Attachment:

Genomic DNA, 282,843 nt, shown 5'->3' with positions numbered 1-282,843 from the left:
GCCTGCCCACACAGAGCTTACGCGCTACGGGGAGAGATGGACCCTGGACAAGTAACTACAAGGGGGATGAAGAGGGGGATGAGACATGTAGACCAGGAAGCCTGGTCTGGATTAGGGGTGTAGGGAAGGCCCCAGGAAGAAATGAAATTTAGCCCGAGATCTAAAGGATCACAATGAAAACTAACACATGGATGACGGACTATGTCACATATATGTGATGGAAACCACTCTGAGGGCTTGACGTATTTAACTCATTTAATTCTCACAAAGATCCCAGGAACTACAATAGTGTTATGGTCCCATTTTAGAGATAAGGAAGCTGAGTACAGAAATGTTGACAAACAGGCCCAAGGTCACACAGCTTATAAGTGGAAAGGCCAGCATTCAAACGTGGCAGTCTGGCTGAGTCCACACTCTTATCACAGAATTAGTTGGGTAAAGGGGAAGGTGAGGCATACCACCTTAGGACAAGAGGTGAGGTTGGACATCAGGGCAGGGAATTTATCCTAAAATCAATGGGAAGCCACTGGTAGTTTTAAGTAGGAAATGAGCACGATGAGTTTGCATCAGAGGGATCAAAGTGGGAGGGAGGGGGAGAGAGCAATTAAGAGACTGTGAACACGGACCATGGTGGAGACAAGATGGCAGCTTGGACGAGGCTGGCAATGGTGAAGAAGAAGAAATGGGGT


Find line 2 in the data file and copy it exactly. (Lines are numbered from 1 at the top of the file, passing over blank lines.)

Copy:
GCCTGCCCACACAGAGCTTACGCGCTACGGGGAGAGATGGACCCTGGACAAGTAACTACAAGGGGGATGAAGAGGGGGATGAGACATGTAGACCAGGAAGCCTGGTCTGGATTAGGGGTGTAGGGAAGGCCCCAGGAAGAAATGAAATTTAGCCCGAGATCTAAAGGATCACAATGAAAACTAACACATGGATGACGGACTATGTCACATATATGTGATGGAAACCACTCTGAGGGCTTGACGTATTTAACTCATTTAATTCTCACAAAGATCCCAGGAACTACAATAGTGTTATGGTCCCATTTTAGAGATAAGGAAGCTGAGTACAGAAATGTTGACAAACAGGCCCAAGGTCACACAGCTTATAAGTGGAAAGGCCAGCATTCAAACGTGGCAGTCTGGCTGAGTCCACACTCTTATCACAGAATTAGTTGGGTAAAGGGGAAGGTGAGGCATACCACCTTAGGACAAGAGGTGAGGTTGGACATCAGGGCAGGGAATTTATCCTAAAATCAATGGGAAGCCACTGGTAGTTTTAAGTAGGAAATGAGCACGATGAGTTTGCATCAGAGGGATCAAAGTGGGAGGGAGGGGGAGAGAGCAATTAAGAGACTGTGAACACGGACCATGGTGGAGACAAGATGGCAGCTTGGACGAGGCTGGCAATGGTGAAGAAGAAGAAATGGGGT